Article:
The U.S. Centers for Disease Control and Prevention (CDC) has introduced camera monitoring of workers in its highest-level biosafety laboratories as it seeks to restore public faith in its procedures after a series of mishaps, agency officials tell Reuters.

One lab worker inadvertently risked contracting Ebola last month when they worked with the live virus that was supposed to have been inactivated, or killed. Since last June, the Atlanta-based agency has disclosed several incidents, one in which scientists unknowingly sent potentially live anthrax to a lower-security laboratory and another in which a deadly form of bird flu was sent to an external agency's lab.

The mishaps have raised major questions over safety practices at more than 1,000 laboratory and support facilities that make up the CDC, whose role is to monitor and prevent outbreaks of disease.

The move to monitor workers will allow lab directors and senior scientists to ensure they have followed safety protocols exactly, Leslie Dauphin, interim director of laboratory safety, told Reuters in an interview.

"You cannot deviate," she said. "That is what the camera system helps with."

The agency is expected to release details within a week of its own investigation into the Ebola mishap.

Dauphin, who played a key role in the CDC's initial response to the incidents, would not comment directly on the contents of the Ebola report, but confirmed that no one had been harmed.

The unidentified scientist, who was working with Ebola specimens that were supposed to have been inactivated, wore gloves and a gown but not a protective face mask or other gear recommended for working with live Ebola, the CDC said.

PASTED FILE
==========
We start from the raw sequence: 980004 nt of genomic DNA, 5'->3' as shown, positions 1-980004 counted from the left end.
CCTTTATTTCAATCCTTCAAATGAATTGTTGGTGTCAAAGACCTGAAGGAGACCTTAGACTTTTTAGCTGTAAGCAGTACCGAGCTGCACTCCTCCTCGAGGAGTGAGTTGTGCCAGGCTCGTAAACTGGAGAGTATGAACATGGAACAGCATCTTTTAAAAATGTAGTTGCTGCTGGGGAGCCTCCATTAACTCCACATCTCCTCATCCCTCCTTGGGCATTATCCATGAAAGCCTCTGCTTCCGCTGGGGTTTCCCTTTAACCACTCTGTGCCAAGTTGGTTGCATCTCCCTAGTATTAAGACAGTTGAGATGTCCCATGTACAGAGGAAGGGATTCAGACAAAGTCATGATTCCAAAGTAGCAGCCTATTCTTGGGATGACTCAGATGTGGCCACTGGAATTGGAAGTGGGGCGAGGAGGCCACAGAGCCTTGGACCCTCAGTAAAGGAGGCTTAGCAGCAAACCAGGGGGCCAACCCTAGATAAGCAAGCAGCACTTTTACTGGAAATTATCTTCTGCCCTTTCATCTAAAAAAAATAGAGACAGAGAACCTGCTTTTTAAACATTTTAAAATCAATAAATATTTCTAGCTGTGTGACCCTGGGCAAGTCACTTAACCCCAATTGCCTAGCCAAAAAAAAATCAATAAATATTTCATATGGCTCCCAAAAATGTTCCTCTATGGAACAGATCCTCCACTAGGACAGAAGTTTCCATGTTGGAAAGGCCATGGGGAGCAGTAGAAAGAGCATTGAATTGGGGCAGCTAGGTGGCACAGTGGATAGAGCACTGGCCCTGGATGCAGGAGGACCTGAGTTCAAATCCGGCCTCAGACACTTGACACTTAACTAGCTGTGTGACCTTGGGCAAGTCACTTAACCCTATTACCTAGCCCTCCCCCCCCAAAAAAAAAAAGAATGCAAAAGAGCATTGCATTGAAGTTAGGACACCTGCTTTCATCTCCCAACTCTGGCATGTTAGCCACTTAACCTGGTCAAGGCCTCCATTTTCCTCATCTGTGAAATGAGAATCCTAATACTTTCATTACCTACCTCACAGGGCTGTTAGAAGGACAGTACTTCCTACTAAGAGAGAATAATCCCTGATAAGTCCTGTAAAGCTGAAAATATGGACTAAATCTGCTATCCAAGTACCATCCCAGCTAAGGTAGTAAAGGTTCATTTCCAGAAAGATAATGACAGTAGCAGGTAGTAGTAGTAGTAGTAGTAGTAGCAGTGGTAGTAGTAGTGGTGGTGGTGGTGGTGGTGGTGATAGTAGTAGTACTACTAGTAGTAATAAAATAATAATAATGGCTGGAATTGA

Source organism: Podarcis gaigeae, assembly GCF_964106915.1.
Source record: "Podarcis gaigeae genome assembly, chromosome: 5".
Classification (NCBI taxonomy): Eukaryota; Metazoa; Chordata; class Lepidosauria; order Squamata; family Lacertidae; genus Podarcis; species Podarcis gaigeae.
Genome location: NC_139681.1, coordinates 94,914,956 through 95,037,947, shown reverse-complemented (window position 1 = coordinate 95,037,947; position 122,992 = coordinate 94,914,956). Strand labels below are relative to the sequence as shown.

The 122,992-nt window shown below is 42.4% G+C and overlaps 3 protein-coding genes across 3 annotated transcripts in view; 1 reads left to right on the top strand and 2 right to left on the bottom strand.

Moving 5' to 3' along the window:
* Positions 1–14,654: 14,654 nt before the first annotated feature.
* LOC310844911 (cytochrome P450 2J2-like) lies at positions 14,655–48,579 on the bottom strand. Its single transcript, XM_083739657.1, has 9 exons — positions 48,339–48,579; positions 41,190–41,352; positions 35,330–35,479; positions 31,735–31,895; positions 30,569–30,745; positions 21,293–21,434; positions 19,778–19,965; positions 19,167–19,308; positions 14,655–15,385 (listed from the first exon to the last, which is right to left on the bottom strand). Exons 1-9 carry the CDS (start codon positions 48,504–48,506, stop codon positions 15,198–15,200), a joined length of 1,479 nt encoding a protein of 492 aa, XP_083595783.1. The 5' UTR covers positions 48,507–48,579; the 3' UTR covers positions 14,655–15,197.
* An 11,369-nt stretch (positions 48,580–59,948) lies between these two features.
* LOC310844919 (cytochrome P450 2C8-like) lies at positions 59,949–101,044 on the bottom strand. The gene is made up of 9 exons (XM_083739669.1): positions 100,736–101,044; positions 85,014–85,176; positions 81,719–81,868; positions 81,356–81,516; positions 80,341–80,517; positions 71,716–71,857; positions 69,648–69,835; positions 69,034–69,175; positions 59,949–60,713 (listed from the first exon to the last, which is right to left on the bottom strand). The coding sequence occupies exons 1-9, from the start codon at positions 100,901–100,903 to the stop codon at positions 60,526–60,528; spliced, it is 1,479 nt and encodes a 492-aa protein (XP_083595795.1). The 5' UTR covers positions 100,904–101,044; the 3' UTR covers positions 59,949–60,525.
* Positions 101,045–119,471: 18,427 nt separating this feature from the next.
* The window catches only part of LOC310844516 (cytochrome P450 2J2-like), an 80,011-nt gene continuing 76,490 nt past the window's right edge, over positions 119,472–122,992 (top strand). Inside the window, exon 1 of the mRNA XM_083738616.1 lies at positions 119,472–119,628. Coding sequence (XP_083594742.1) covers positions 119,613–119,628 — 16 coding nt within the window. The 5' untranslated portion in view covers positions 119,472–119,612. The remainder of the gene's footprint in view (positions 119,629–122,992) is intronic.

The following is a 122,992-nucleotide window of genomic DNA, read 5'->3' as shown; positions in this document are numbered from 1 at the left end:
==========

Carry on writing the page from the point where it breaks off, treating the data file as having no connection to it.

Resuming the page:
The anthrax and bird flu accidents touched off a congressional inquiry and a pledge from CDC director Dr. Thomas Frieden to overhaul the agency's safety culture.

The selection process for a new permanent lab safety chief could take months, so Dauphin has introduced new safety measures in the interim.

A total of 67 cameras have been installed in key laboratories to help ensure technicians follow protocols, especially the techniques to render dangerous pathogens harmless before they can be transferred to lower-security labs.

The move follows a strict review late last summer of inactivation methods in each high-security lab. Each lab now has a checklist for performing those procedures and it is up to senior scientists and lab directors to make sure each step is performed correctly.

The camera system will enable supervisors outside of a containment laboratory to review the footage and verify that steps were performed correctly, Dauphin said.

The video is transmitted from the containment lab via a Wi-Fi network, she said. The videos can be viewed by a supervisor in real time or later.

So far, the CDC has spent around $84,000 on the camera system, according to CDC spokesman Tom Skinner.

Biosafety experts have criticized the CDC for not improving its safety protocols sooner, saying there was a similar pattern of missteps behind the potential exposure of lab workers to live anthrax and Ebola. Some have questioned whether the agency properly tests samples as they leave labs to make sure they are inactivated.

Dauphin said the agency is considering other changes to better differentiate between live and inactive samples of deadly pathogens, including using color-coded or differently sized vials for each.

CDC has also formed for the first time an agency-wide group to offer standardized safety training for lab workers.

Dauphin said CDC is exploring whether its scientific laboratories should adopt standards set by the Geneva-based International Organization for Standardization (ISO) or another external accrediting group.

"This is going to be a huge undertaking. But a part of what I'm doing is to explore how best to begin implementing that process," she said.